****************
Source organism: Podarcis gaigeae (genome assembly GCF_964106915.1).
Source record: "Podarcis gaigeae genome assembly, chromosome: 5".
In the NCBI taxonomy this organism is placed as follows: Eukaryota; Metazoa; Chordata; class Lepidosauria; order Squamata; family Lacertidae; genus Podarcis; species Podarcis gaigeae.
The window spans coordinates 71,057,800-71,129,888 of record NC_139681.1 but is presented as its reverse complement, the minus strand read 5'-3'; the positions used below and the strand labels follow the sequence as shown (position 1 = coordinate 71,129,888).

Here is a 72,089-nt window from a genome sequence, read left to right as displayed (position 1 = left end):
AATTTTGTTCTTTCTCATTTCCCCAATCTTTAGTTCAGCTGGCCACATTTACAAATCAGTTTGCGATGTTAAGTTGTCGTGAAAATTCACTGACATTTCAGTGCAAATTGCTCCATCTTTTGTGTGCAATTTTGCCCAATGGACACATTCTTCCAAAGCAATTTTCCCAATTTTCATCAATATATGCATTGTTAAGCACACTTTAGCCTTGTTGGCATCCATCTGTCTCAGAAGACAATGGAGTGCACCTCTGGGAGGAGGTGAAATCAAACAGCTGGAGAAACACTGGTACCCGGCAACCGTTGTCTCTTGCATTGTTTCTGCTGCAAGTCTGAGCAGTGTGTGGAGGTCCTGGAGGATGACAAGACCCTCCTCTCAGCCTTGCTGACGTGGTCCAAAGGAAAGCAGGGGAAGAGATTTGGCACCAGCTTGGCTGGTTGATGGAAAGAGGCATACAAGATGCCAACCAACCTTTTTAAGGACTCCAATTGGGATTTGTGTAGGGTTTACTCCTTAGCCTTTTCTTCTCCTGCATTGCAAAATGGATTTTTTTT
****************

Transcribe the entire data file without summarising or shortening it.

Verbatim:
Source organism: Podarcis gaigeae (genome assembly GCF_964106915.1).
Source record: "Podarcis gaigeae genome assembly, chromosome: 5".
In the NCBI taxonomy this organism is placed as follows: Eukaryota; Metazoa; Chordata; class Lepidosauria; order Squamata; family Lacertidae; genus Podarcis; species Podarcis gaigeae.
The window spans coordinates 71,057,800-71,129,888 of record NC_139681.1 but is presented as its reverse complement, the minus strand read 5'-3'; the positions used below and the strand labels follow the sequence as shown (position 1 = coordinate 71,129,888).

Here is a 72,089-nt window from a genome sequence, read left to right as displayed (position 1 = left end):
AATTTTGTTCTTTCTCATTTCCCCAATCTTTAGTTCAGCTGGCCACATTTACAAATCAGTTTGCGATGTTAAGTTGTCGTGAAAATTCACTGACATTTCAGTGCAAATTGCTCCATCTTTTGTGTGCAATTTTGCCCAATGGACACATTCTTCCAAAGCAATTTTCCCAATTTTCATCAATATATGCATTGTTAAGCACACTTTAGCCTTGTTGGCATCCATCTGTCTCAGAAGACAATGGAGTGCACCTCTGGGAGGAGGTGAAATCAAACAGCTGGAGAAACACTGGTACCCGGCAACCGTTGTCTCTTGCATTGTTTCTGCTGCAAGTCTGAGCAGTGTGTGGAGGTCCTGGAGGATGACAAGACCCTCCTCTCAGCCTTGCTGACGTGGTCCAAAGGAAAGCAGGGGAAGAGATTTGGCACCAGCTTGGCTGGTTGATGGAAAGAGGCATACAAGATGCCAACCAACCTTTTTAAGGACTCCAATTGGGATTTGTGTAGGGTTTACTCCTTAGCCTTTTCTTCTCCTGCATTGCAAAATGGATTTTTTTT